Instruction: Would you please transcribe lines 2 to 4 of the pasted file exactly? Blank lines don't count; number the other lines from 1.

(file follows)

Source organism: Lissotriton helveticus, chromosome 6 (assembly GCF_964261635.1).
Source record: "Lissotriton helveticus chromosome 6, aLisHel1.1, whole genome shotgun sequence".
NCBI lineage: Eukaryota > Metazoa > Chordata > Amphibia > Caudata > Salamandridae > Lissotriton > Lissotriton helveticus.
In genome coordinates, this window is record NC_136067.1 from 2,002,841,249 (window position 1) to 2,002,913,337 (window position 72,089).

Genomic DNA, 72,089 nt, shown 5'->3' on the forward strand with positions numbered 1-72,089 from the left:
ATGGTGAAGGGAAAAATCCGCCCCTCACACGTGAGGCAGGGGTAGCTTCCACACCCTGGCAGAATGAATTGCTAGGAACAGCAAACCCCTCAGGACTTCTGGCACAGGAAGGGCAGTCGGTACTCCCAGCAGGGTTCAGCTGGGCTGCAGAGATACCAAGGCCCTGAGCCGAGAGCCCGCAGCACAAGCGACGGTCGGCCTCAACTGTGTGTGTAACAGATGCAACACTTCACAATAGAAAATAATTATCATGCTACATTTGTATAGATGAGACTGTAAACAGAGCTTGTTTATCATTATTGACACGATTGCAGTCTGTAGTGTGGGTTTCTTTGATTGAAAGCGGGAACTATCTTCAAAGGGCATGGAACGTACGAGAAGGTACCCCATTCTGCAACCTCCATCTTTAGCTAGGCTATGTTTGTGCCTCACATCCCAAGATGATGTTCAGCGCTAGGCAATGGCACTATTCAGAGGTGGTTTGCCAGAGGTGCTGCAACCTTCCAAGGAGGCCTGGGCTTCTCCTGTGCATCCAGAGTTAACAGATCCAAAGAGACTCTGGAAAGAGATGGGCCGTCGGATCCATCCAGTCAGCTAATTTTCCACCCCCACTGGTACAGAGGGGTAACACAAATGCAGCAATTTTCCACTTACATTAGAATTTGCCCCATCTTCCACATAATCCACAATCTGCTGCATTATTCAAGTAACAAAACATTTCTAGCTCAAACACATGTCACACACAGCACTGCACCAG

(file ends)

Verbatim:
Source record: "Lissotriton helveticus chromosome 6, aLisHel1.1, whole genome shotgun sequence".
NCBI lineage: Eukaryota > Metazoa > Chordata > Amphibia > Caudata > Salamandridae > Lissotriton > Lissotriton helveticus.
In genome coordinates, this window is record NC_136067.1 from 2,002,841,249 (window position 1) to 2,002,913,337 (window position 72,089).